President Hinckley Joins in Island Celebrations, Groundbreaking
January 2004

“President Hinckley Joins in Island Celebrations, Groundbreaking,” Ensign, Jan. 2004, 74–75

President Hinckley Joins in Island Celebrations, Groundbreaking

President Gordon B. Hinckley praised the people, institutions, and buildings of Hawaii during a weekend visit to the islands on 24–26 October 2003. The tour included festivities for the Polynesian Cultural Center’s 40th anniversary, a groundbreaking ceremony for the beautification project of the area surrounding the Laie Hawaii Temple, and an address to island members at a special combined conference on the Brigham Young University—Hawaii campus.

“We have here something that we have nowhere else in all the Church: we have the beautiful temple and all of its environs, we have Brigham Young University—Hawaii … , and we have the cultural center—and they work together,” said President Hinckley to 2,000 residents, visitors, and alumni gathered for the groundbreaking ceremony of a project that will renovate Hale La’a Boulevard from the Pacific Ocean to the Laie Temple and will include a new front entrance for BYU—Hawaii.

While asking the Lord’s blessing on the project, President Hinckley prayed that those who drive along the Kamehameha Highway may be inspired to “slow down and look to the House of the Lord and be constrained in their hearts to come and go about the grounds and visit these beautiful places. We pray that this project may result in greater respect for [Thy] church and its people and its purposes and its desires.”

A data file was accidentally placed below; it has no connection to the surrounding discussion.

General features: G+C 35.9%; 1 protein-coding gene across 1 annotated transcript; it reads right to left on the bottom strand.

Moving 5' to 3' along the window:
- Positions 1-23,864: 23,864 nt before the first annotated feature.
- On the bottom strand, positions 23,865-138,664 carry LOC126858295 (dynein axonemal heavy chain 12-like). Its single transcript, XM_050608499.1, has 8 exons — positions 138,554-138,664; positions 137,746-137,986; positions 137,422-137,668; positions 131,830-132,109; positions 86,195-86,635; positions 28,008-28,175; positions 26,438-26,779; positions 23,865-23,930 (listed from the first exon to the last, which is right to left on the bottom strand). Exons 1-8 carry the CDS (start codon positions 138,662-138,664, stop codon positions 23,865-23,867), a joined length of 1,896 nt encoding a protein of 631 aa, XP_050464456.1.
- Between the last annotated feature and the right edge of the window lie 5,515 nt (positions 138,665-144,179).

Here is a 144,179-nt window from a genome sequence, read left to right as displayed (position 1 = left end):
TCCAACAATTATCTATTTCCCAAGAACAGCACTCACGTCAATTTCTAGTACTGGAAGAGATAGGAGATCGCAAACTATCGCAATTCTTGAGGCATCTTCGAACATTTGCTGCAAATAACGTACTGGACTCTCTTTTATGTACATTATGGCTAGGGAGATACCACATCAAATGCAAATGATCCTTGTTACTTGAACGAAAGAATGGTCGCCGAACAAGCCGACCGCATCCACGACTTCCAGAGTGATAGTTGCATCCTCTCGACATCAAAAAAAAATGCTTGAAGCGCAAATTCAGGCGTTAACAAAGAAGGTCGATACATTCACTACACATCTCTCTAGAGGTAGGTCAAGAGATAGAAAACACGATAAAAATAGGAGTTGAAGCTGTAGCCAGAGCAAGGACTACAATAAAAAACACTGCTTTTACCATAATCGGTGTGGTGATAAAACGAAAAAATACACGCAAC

The project will include an enclosed meditation garden on the beachfront, six-foot blue rock walls lining the boulevard, a new traffic roundabout for the temple, and extensive relandscaping.

“The project will open up a beautiful vista for the temple,” said John Hoag, director of Church public affairs for Honolulu. “It will set the tone for the community to upgrade and improve the neighborhoods surrounding the temple.”

Community leaders, including state senator Melodie Aduja and state House of Representatives member Michael Magaoay, also participated in the ceremonies.

After the groundbreaking, President Hinckley and his wife, Marjorie, served as grand marshals for the Polynesian Cultural Center’s 40th anniversary community parade. The prophet’s visit was the culmination of a year-long celebration commemorating the center’s 40th anniversary, which was 12 October 2003.

Dressed in matching Hawaiian-print outfits and beautiful leis, President and Sister Hinckley joined in a traditional Hawaiian Alii (royal) Luau and traditional Polynesian entertainment at the cultural center on Friday with alumni and local Latter-day Saints.

On Sunday President Hinckley spoke to Church members in an address broadcast from BYU—Hawaii’s Cannon Activities Center throughout the Hawaiian Islands. During his remarks, President Hinckley recalled being sent to Hawaii by President David O. McKay to look over the site for the cultural center. While walking through taro fields, then-Elder Hinckley and Elder Delbert L. Stapley of the Council of the Twelve decided on a location on the Kamehameha Highway.

“I have watched [the Polynesian Cultural Center] grow through the years and it has been phenomenal and wonderful,” said President Hinckley. “What a significant and wonderful institution it has become. How profound is its effect upon people.”

In this his second visit to Hawaii this year, President Hinckley also urged the island Saints to be a light and example for their friends, families, and neighbors.

“Let people see in us virtue that they would want to emulate in their own lives,” President Hinckley told the 7,000 Church members gathered for the conference.

“For many members it was historic and breathtaking,” commented Brother Hoag on President Hinckley’s visit. “It was a momentous occasion for the Saints as well as for other community members.”

Greeted by performers at the Polynesian Cultural Center, President and Sister Hinckley (center) helped the center celebrate its 40th anniversary in October. (Photograph courtesy of Polynesian Cultural Center.)